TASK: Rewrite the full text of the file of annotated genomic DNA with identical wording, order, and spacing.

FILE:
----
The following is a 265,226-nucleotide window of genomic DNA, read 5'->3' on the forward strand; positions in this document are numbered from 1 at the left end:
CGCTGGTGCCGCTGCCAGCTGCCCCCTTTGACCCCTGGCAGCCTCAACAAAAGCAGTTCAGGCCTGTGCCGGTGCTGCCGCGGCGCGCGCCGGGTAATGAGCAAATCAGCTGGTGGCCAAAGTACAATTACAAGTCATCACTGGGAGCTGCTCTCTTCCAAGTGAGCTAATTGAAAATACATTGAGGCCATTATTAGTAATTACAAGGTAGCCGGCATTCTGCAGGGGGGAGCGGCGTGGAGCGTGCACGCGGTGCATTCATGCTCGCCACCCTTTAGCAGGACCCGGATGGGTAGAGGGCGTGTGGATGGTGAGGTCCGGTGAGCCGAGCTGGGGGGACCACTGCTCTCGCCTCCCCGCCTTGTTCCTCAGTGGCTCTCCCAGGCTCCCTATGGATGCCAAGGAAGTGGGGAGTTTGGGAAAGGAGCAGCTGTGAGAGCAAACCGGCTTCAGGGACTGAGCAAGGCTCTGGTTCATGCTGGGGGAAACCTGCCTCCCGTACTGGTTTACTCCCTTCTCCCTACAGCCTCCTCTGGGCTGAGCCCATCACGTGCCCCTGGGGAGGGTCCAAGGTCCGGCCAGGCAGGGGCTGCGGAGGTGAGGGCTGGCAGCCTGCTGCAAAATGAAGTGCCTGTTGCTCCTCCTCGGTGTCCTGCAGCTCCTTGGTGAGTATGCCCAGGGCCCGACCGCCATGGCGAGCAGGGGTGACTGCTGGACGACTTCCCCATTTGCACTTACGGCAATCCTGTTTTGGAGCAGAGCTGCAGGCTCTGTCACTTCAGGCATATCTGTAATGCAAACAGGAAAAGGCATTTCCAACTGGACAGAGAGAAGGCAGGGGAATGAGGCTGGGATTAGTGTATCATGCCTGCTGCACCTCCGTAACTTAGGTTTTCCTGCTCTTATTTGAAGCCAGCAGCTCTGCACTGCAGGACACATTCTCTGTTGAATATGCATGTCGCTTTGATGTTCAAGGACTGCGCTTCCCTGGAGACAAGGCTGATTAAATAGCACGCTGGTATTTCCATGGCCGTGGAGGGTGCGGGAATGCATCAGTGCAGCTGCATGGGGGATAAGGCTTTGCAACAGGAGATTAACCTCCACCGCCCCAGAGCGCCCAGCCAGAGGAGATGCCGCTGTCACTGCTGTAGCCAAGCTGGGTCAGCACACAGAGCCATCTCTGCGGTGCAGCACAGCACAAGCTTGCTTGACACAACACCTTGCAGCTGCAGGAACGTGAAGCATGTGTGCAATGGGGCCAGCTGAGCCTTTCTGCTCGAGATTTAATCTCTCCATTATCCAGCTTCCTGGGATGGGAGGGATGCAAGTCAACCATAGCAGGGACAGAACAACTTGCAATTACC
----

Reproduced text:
The following is a 265,226-nucleotide window of genomic DNA, read 5'->3' on the forward strand; positions in this document are numbered from 1 at the left end:
CGCTGGTGCCGCTGCCAGCTGCCCCCTTTGACCCCTGGCAGCCTCAACAAAAGCAGTTCAGGCCTGTGCCGGTGCTGCCGCGGCGCGCGCCGGGTAATGAGCAAATCAGCTGGTGGCCAAAGTACAATTACAAGTCATCACTGGGAGCTGCTCTCTTCCAAGTGAGCTAATTGAAAATACATTGAGGCCATTATTAGTAATTACAAGGTAGCCGGCATTCTGCAGGGGGGAGCGGCGTGGAGCGTGCACGCGGTGCATTCATGCTCGCCACCCTTTAGCAGGACCCGGATGGGTAGAGGGCGTGTGGATGGTGAGGTCCGGTGAGCCGAGCTGGGGGGACCACTGCTCTCGCCTCCCCGCCTTGTTCCTCAGTGGCTCTCCCAGGCTCCCTATGGATGCCAAGGAAGTGGGGAGTTTGGGAAAGGAGCAGCTGTGAGAGCAAACCGGCTTCAGGGACTGAGCAAGGCTCTGGTTCATGCTGGGGGAAACCTGCCTCCCGTACTGGTTTACTCCCTTCTCCCTACAGCCTCCTCTGGGCTGAGCCCATCACGTGCCCCTGGGGAGGGTCCAAGGTCCGGCCAGGCAGGGGCTGCGGAGGTGAGGGCTGGCAGCCTGCTGCAAAATGAAGTGCCTGTTGCTCCTCCTCGGTGTCCTGCAGCTCCTTGGTGAGTATGCCCAGGGCCCGACCGCCATGGCGAGCAGGGGTGACTGCTGGACGACTTCCCCATTTGCACTTACGGCAATCCTGTTTTGGAGCAGAGCTGCAGGCTCTGTCACTTCAGGCATATCTGTAATGCAAACAGGAAAAGGCATTTCCAACTGGACAGAGAGAAGGCAGGGGAATGAGGCTGGGATTAGTGTATCATGCCTGCTGCACCTCCGTAACTTAGGTTTTCCTGCTCTTATTTGAAGCCAGCAGCTCTGCACTGCAGGACACATTCTCTGTTGAATATGCATGTCGCTTTGATGTTCAAGGACTGCGCTTCCCTGGAGACAAGGCTGATTAAATAGCACGCTGGTATTTCCATGGCCGTGGAGGGTGCGGGAATGCATCAGTGCAGCTGCATGGGGGATAAGGCTTTGCAACAGGAGATTAACCTCCACCGCCCCAGAGCGCCCAGCCAGAGGAGATGCCGCTGTCACTGCTGTAGCCAAGCTGGGTCAGCACACAGAGCCATCTCTGCGGTGCAGCACAGCACAAGCTTGCTTGACACAACACCTTGCAGCTGCAGGAACGTGAAGCATGTGTGCAATGGGGCCAGCTGAGCCTTTCTGCTCGAGATTTAATCTCTCCATTATCCAGCTTCCTGGGATGGGAGGGATGCAAGTCAACCATAGCAGGGACAGAACAACTTGCAATTACC